Islam and politics, voting behavior, Indonesia, minority politics
Studies have documented how ethnic and religious sentiments shape the voting behavior of Indonesian Muslims. However, to date no studies have carefully measured the relative influence of these sentiments. I fill this gap in the literature by taking advantage of the candidacy of a Christian, ethnic Chinese candidate in the 2017 Jakarta gubernatorial election in Basuki Tjahaja Purnama (Ahok). Employing an original survey of Jakartan Muslims, I show through experimental and correlational analyses that Muslim voters are more opposed to Ahok than non-Muslim voters are and that this opposition is driven more by Ahok`s ethnicity, as opposed to his religion. I also show that Muslim voters’ feelings toward ethnic Chinese shape their support for Ahok more than their feelings toward Christians. I discuss how these findings inform our understanding of the limits and extent of religious influence on Muslim voting behavior.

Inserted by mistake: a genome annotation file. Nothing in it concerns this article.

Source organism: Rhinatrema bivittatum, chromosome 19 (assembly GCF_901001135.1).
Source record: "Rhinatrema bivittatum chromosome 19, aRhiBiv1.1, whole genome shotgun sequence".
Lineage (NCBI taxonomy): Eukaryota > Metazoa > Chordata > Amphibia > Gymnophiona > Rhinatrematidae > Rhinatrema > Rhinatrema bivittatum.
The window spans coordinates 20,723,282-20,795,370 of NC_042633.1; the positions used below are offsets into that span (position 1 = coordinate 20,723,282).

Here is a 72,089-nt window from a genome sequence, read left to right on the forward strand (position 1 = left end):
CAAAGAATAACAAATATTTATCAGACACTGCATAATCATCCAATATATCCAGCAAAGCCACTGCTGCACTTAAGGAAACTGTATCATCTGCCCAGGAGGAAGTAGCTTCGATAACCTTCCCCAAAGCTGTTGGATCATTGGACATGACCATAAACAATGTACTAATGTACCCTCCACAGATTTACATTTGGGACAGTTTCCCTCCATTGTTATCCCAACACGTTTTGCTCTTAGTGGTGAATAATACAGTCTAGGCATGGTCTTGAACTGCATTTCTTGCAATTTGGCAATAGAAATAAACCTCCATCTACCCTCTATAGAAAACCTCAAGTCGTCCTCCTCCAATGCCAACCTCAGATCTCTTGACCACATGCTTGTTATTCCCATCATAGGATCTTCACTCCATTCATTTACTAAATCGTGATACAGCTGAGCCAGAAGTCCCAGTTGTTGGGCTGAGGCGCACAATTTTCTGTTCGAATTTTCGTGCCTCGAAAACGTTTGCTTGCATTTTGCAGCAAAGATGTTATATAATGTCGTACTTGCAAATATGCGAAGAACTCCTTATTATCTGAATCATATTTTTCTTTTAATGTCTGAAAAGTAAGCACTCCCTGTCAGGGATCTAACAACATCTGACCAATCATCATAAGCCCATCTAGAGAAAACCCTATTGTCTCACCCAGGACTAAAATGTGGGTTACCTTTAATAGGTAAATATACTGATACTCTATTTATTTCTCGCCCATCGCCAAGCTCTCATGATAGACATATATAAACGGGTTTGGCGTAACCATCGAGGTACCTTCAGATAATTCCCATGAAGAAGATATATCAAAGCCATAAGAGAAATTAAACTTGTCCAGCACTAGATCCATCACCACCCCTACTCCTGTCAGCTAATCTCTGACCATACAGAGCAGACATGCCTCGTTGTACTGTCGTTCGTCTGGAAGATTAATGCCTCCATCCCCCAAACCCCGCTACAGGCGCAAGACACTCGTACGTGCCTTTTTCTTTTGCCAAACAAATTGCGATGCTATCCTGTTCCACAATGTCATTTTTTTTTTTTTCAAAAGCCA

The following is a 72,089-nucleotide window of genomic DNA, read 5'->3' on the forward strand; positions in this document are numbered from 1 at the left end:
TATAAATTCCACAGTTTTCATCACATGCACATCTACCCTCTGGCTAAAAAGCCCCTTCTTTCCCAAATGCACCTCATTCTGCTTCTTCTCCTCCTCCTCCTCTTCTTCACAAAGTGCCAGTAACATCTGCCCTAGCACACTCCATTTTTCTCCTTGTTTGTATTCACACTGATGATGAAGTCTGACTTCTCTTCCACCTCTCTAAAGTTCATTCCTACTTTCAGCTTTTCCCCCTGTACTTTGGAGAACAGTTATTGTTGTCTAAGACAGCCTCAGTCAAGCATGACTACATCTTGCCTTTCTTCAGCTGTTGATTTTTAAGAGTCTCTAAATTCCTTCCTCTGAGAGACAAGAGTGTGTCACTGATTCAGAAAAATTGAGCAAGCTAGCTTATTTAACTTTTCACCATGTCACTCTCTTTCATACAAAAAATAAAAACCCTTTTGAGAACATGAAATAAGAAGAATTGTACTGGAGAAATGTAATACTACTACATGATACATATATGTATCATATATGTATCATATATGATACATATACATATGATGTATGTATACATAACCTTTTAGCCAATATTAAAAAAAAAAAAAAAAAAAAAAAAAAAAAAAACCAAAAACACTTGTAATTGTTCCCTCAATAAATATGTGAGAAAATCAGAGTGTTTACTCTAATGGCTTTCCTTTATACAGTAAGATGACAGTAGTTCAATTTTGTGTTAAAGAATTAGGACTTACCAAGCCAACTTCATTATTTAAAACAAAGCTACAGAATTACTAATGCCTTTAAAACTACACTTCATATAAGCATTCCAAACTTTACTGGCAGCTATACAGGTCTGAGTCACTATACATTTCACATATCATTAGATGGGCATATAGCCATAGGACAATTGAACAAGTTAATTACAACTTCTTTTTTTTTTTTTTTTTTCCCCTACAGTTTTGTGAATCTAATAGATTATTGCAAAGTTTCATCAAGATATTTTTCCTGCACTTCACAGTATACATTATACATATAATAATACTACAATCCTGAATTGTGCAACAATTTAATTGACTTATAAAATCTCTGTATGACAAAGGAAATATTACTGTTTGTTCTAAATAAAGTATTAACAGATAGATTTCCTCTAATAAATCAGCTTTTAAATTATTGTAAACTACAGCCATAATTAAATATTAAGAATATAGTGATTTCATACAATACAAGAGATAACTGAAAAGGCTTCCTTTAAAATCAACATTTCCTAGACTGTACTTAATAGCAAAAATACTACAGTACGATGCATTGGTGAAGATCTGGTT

Nathanael Sumaktoyo (email@example.com) is a postdoctoral fellow with the Politics of Inequality Project at the University of Konstanz, Germany and an incoming Assistant Professor of Political Science at the National University of Singapore (starting August 2021). His research interests are on the topics of political behavior, minority politics, intergroup relations, and causal inference. He maintains a personal website www.nathanael.id.